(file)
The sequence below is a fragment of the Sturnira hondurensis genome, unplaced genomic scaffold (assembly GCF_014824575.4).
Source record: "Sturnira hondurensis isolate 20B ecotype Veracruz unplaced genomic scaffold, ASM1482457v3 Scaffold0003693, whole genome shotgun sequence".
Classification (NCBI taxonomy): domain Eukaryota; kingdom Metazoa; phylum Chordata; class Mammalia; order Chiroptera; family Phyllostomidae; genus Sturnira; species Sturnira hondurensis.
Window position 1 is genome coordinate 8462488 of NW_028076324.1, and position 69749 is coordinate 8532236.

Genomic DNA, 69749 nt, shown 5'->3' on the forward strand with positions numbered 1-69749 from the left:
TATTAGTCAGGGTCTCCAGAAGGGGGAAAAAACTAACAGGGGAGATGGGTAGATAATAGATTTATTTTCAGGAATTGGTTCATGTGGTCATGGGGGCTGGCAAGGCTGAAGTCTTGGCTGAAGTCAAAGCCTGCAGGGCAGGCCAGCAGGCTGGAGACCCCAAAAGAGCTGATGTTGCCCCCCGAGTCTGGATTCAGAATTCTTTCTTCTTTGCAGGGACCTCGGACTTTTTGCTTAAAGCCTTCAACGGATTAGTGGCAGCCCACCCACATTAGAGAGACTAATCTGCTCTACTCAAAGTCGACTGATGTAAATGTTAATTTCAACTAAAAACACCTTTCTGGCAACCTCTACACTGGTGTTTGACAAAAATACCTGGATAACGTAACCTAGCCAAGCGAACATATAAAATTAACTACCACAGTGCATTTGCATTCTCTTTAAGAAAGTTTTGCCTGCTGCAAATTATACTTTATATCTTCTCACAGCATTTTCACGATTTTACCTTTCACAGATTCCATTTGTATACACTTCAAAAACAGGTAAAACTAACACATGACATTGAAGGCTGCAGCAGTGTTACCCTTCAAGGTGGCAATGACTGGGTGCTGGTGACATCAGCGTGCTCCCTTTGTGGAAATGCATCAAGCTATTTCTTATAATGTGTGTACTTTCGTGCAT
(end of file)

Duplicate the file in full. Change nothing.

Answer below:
The sequence below is a fragment of the Sturnira hondurensis genome, unplaced genomic scaffold (assembly GCF_014824575.4).
Source record: "Sturnira hondurensis isolate 20B ecotype Veracruz unplaced genomic scaffold, ASM1482457v3 Scaffold0003693, whole genome shotgun sequence".
Classification (NCBI taxonomy): domain Eukaryota; kingdom Metazoa; phylum Chordata; class Mammalia; order Chiroptera; family Phyllostomidae; genus Sturnira; species Sturnira hondurensis.
Window position 1 is genome coordinate 8462488 of NW_028076324.1, and position 69749 is coordinate 8532236.

Genomic DNA, 69749 nt, shown 5'->3' on the forward strand with positions numbered 1-69749 from the left:
TATTAGTCAGGGTCTCCAGAAGGGGGAAAAAACTAACAGGGGAGATGGGTAGATAATAGATTTATTTTCAGGAATTGGTTCATGTGGTCATGGGGGCTGGCAAGGCTGAAGTCTTGGCTGAAGTCAAAGCCTGCAGGGCAGGCCAGCAGGCTGGAGACCCCAAAAGAGCTGATGTTGCCCCCCGAGTCTGGATTCAGAATTCTTTCTTCTTTGCAGGGACCTCGGACTTTTTGCTTAAAGCCTTCAACGGATTAGTGGCAGCCCACCCACATTAGAGAGACTAATCTGCTCTACTCAAAGTCGACTGATGTAAATGTTAATTTCAACTAAAAACACCTTTCTGGCAACCTCTACACTGGTGTTTGACAAAAATACCTGGATAACGTAACCTAGCCAAGCGAACATATAAAATTAACTACCACAGTGCATTTGCATTCTCTTTAAGAAAGTTTTGCCTGCTGCAAATTATACTTTATATCTTCTCACAGCATTTTCACGATTTTACCTTTCACAGATTCCATTTGTATACACTTCAAAAACAGGTAAAACTAACACATGACATTGAAGGCTGCAGCAGTGTTACCCTTCAAGGTGGCAATGACTGGGTGCTGGTGACATCAGCGTGCTCCCTTTGTGGAAATGCATCAAGCTATTTCTTATAATGTGTGTACTTTCGTGCAT